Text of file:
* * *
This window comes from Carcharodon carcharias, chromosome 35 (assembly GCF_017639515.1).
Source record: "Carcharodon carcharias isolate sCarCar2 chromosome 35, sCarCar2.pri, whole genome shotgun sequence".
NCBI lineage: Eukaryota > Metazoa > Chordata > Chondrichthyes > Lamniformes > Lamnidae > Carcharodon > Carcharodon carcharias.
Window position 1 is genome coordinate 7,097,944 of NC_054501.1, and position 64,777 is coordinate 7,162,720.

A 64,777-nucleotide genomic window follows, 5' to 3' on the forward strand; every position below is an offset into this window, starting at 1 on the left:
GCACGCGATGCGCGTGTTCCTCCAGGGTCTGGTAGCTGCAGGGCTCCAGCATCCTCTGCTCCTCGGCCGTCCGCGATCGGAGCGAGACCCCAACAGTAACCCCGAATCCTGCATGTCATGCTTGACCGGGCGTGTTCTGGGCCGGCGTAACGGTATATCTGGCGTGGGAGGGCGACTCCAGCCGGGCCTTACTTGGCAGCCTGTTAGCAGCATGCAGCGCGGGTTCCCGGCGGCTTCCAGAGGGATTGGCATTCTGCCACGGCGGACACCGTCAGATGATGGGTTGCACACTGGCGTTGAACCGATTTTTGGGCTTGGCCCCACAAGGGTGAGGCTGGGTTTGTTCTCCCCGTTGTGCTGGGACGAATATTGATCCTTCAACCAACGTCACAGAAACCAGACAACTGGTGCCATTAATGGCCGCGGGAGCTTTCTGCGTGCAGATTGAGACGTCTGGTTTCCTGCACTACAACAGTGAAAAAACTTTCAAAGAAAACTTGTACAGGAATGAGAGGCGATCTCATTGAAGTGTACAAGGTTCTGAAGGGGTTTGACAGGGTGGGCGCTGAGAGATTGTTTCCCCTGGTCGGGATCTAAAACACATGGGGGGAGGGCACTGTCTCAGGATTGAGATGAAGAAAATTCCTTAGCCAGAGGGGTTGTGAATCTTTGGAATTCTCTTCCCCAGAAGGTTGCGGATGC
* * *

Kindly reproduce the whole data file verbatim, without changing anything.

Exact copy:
This window comes from Carcharodon carcharias, chromosome 35 (assembly GCF_017639515.1).
Source record: "Carcharodon carcharias isolate sCarCar2 chromosome 35, sCarCar2.pri, whole genome shotgun sequence".
NCBI lineage: Eukaryota > Metazoa > Chordata > Chondrichthyes > Lamniformes > Lamnidae > Carcharodon > Carcharodon carcharias.
Window position 1 is genome coordinate 7,097,944 of NC_054501.1, and position 64,777 is coordinate 7,162,720.

A 64,777-nucleotide genomic window follows, 5' to 3' on the forward strand; every position below is an offset into this window, starting at 1 on the left:
GCACGCGATGCGCGTGTTCCTCCAGGGTCTGGTAGCTGCAGGGCTCCAGCATCCTCTGCTCCTCGGCCGTCCGCGATCGGAGCGAGACCCCAACAGTAACCCCGAATCCTGCATGTCATGCTTGACCGGGCGTGTTCTGGGCCGGCGTAACGGTATATCTGGCGTGGGAGGGCGACTCCAGCCGGGCCTTACTTGGCAGCCTGTTAGCAGCATGCAGCGCGGGTTCCCGGCGGCTTCCAGAGGGATTGGCATTCTGCCACGGCGGACACCGTCAGATGATGGGTTGCACACTGGCGTTGAACCGATTTTTGGGCTTGGCCCCACAAGGGTGAGGCTGGGTTTGTTCTCCCCGTTGTGCTGGGACGAATATTGATCCTTCAACCAACGTCACAGAAACCAGACAACTGGTGCCATTAATGGCCGCGGGAGCTTTCTGCGTGCAGATTGAGACGTCTGGTTTCCTGCACTACAACAGTGAAAAAACTTTCAAAGAAAACTTGTACAGGAATGAGAGGCGATCTCATTGAAGTGTACAAGGTTCTGAAGGGGTTTGACAGGGTGGGCGCTGAGAGATTGTTTCCCCTGGTCGGGATCTAAAACACATGGGGGGAGGGCACTGTCTCAGGATTGAGATGAAGAAAATTCCTTAGCCAGAGGGGTTGTGAATCTTTGGAATTCTCTTCCCCAGAAGGTTGCGGATGC